© The Financial Times Ltd 2014 FT and 'Financial Times' are trademarks of The Financial Times Ltd.
December 12, 2012 5:33 pm
They arrived on stage with their hair straggly and their shirt-sleeves rolled up, looking as if they’d spent a hard day at work in the cider brewery or the wood-turning workshop, and hit the ground strumming with the title track from their latest album, Babel . The crowd responded with rapture, and Mumford & Sons were off, spreading warmth, bonhomie and rootsy vibes to the farthest reaches of the O2.
In the three years since the release of their debut album Sigh No More, these four Londoners have driven a horse and cart through the world’s pop charts with their stirring songs created in an astutely chosen blend of styles – English and Irish folk, American bluegrass, pop and rock. They have also attracted enormous opprobrium from the sniffier end of the record-buying public, repelled, it seems, by their supposed inauthenticity and by their sheer popularity.
Well, I saw nothing in this two-hour show to get cross about: Mumford & Sons may not be a bunch of horny-handed sons of toil, but their music has a certain emotional charge. And it’s been a while since I saw 18,000 people held captivated by a band playing largely acoustic instruments. Oh, and one of them plays the banjo, which can only be a good thing.
I would, though, take issue with the sonic sameness of much of their repertoire – songs that follow a now well-ploughed furrow: rapidly strummed acoustic guitar, triple-time signature, lead singer Marcus Mumford’s gravelly voice emoting in a not especially tuneful way, the thump of the bass drum. It’s music with plenty of drive and momentum (indeed, it’s excellent for driving), but not much in the way of variety or melody.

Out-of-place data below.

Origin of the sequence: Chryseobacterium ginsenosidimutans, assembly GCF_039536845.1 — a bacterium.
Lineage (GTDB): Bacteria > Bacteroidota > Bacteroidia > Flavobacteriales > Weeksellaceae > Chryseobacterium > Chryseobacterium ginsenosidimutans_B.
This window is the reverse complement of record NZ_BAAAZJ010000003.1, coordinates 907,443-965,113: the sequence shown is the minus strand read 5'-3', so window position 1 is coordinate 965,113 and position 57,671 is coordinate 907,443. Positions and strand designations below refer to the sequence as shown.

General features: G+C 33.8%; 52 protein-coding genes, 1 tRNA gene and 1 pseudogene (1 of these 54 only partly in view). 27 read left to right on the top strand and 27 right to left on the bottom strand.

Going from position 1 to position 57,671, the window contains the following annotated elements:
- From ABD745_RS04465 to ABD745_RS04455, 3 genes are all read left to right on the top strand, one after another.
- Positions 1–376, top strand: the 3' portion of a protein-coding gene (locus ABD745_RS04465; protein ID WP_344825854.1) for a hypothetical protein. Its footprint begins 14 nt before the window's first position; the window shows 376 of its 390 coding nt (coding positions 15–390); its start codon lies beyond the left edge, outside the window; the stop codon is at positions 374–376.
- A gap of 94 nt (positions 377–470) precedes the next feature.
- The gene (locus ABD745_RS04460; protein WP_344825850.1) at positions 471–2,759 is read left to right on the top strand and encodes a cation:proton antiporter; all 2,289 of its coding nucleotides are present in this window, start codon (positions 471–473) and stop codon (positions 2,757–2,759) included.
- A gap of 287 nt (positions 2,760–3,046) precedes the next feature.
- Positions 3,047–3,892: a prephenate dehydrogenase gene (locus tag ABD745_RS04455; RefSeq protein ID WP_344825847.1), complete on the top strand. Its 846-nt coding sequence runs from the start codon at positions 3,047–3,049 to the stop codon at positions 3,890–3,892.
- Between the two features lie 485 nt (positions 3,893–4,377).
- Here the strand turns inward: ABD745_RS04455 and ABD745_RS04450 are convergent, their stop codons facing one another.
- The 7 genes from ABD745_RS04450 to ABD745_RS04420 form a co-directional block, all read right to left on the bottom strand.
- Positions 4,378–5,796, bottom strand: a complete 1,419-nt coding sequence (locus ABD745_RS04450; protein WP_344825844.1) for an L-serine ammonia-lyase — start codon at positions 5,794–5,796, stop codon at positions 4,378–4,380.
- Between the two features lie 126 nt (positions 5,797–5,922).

They do, though, have a handful of sparkling individual gems in their little waistcoat pockets, chief among them “Little Lion Man” and “The Cave”, both performed here to raucous singalong accompaniment from the crowd. Also worthy of appreciation were the rich textures of their music – especially when brass and strings were added – and their well-constructed close harmonies.
They seemed genuinely chuffed that this was their biggest ever indoor show (keyboardist Ben Lovett: “There’s shitloads of you out there!”), and celebrated with a raucous finale, joined by support band Dawes: “With a Little Help From My Friends” (the triple-time Joe Cocker version, naturally). It was good, noisy, knockabout fun – and it was also the best tune of the night.
Copyright The Financial Times Limited 2014. You may share using our article tools.
Please don't cut articles from FT.com and redistribute by email or post to the web.